Learning to Lead From the Field: How Sports Can Improve Your Life and Career
“You get the best effort from others not by lighting a fire beneath them, but by building a fire within.” -Bob Nelson
Why is it that so many effective people, from American presidents to top CEOs, credit sports for their success? Few people understand the career-building skills they learn on the field; but playing team sports at any age has an immensely positive impact on our soft skills. Participating in sports affords the opportunities to learn and practice leadership in a way that transfers easily to other areas of life, such as one’s career.
One of the oft forgotten perks of playing on a sports team is the opportunity to meet and work with outstanding coaches. The right coach can have a deep influence on a person’s life, inspiring them with confidence, providing constructive criticism and offering guidance. An excellent coach will embody the attributes of a great leader and will lead by example by being helpful, knowledgeable and sincere; he or she will teach the tenets of leadership in their actions. Playing team sports allows the opportunity to emulate and learn from a superior coach who provides lessons that can last a lifetime.
Team sports also teach tangible lessons in teamwork, which are extremely applicable at the office. Whether you come together to create a positive and productive team culture on the field or in the boardroom, the core principles remain the same. For example, each member of a successful sports team learns to communicate well with coaches and fellow teammates: clear communication can mean the difference between a win and a loss. Just like a sports team, an entire company can benefit from employees who encourage open and honest dialogue.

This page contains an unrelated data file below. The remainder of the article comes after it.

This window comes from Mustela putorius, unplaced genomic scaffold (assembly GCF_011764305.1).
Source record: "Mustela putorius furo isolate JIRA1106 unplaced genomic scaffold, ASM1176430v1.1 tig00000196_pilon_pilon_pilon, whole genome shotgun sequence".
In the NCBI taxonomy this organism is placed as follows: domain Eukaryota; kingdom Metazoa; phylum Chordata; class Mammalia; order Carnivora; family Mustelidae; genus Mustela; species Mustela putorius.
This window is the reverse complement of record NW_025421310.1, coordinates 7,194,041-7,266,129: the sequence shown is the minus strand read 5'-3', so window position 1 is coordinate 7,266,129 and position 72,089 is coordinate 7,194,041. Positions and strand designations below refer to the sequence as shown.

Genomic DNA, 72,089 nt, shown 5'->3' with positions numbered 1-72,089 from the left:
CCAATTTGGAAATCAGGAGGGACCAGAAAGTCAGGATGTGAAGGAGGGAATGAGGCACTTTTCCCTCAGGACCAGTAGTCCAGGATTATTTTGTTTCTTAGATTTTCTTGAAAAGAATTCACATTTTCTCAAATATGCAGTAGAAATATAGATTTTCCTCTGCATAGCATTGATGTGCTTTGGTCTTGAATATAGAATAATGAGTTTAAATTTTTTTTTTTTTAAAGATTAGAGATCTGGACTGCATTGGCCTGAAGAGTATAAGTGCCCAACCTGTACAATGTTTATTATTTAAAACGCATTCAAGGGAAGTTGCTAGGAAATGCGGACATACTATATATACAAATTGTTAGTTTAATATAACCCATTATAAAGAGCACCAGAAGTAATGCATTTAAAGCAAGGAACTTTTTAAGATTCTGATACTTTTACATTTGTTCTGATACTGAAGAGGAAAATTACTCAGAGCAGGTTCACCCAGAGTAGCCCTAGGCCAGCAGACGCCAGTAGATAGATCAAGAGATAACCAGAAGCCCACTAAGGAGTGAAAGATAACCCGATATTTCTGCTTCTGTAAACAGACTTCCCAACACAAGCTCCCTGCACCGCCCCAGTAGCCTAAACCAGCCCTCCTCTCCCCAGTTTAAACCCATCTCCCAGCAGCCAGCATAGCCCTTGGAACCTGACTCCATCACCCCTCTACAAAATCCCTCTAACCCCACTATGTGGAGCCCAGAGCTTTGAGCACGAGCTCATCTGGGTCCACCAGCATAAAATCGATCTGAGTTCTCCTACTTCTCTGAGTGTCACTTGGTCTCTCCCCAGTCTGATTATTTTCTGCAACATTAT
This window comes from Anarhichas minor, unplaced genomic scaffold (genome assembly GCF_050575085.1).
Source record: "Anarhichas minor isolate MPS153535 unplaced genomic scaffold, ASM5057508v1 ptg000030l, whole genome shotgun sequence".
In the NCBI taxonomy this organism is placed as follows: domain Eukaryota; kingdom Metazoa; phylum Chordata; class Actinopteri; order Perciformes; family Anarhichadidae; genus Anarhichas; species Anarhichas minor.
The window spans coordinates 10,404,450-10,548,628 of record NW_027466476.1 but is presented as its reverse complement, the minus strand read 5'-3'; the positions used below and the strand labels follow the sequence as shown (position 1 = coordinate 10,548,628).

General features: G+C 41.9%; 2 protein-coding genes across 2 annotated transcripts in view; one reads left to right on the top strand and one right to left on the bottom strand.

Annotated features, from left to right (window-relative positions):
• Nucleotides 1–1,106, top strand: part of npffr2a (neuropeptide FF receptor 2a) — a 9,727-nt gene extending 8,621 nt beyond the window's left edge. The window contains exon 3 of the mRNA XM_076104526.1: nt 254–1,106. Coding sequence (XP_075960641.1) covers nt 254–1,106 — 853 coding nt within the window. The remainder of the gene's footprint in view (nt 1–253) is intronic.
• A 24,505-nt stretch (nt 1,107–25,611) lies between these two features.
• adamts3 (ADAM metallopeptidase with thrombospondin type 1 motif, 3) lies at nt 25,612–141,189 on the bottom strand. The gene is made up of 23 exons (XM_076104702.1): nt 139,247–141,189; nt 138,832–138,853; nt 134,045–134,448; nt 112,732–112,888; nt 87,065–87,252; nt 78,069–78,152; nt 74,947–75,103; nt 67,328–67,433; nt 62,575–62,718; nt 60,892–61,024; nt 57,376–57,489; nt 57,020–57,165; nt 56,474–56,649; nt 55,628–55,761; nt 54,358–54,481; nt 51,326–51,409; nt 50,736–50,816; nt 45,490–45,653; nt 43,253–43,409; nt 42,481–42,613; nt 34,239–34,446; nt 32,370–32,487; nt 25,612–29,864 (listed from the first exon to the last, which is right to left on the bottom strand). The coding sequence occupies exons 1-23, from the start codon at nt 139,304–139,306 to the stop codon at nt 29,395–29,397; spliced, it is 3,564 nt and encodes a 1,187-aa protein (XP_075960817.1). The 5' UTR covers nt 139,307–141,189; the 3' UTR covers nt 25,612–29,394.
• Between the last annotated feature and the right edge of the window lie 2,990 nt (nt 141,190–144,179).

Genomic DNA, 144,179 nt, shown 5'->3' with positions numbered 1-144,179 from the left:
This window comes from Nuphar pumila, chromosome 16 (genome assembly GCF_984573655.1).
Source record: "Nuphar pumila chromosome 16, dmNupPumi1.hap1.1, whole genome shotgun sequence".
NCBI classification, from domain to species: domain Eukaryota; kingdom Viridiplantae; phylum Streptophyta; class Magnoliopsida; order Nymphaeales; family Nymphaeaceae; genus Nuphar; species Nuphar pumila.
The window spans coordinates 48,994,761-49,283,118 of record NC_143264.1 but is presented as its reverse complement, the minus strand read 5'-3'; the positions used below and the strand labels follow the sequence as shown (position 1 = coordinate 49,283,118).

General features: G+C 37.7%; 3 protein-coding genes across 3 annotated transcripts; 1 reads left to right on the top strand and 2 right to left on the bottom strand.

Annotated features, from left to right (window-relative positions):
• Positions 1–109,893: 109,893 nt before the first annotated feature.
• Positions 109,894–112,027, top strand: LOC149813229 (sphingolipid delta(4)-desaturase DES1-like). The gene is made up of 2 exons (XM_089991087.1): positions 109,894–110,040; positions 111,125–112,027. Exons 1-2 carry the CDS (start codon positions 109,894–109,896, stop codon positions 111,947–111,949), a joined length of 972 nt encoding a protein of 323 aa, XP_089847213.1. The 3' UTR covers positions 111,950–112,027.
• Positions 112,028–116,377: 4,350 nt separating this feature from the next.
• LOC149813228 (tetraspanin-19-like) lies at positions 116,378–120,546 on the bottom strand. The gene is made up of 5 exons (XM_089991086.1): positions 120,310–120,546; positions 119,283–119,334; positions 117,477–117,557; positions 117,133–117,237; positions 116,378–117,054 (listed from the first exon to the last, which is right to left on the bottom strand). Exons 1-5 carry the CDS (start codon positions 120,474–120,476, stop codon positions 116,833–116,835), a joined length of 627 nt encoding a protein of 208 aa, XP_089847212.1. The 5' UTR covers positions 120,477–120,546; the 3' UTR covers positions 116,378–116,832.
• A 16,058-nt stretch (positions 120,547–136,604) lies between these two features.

Teammates learn to strive for cohesiveness by working towards the shared goals of the group rather than an individual’s goals, because sports lend perspective on the bigger picture; just as each athlete knows which position they play, and how their unique contribution is valuable, each employee and manager needs to clearly understand how their role works in tandem with the group. This perspective underscores a shift in priorities and values: when a person learns to feel a sense of accomplishment for achieving team successes, rather than individual wins, everyone accomplishes more. Employees who understand sports know better than anyone else the real truth to the phrase, “There’s no ‘I’ in team” and personify this philosophy in their work.
Team sports can teach each of us how to be positive, successful leaders both on the court and at the office. Athletes learn the importance of hard work, practice, dedication, sincerity, humility, motivation, encouragement and graciousness; and so they bring these forward and become natural leaders in other aspects of life.
Playing sports means learning to accept loses gracefully, to improve upon mistakes and be accountable to a group – but it also means keeping one another motivated, recognizing effort and improvement, maintaining enthusiasm and giving credit for successes. When a person has mastered this as an athlete, it simply becomes a part of who they are and they can easily take on leadership roles at work because of their ingrained knowledge and practice.
You wouldn’t think that football has anything to do with business or that baseball could help you get ahead in your job. But the skills we learn from playing sports and participating on teams are the exact attributes of successful leaders in our organizations. Athletes have the unique opportunity to learn from coaches, to live and breathe the “team spirit” and to practice their own leadership skills until these attributes become a part of who they are – and they bring this positive knowledge with them in all other endeavours.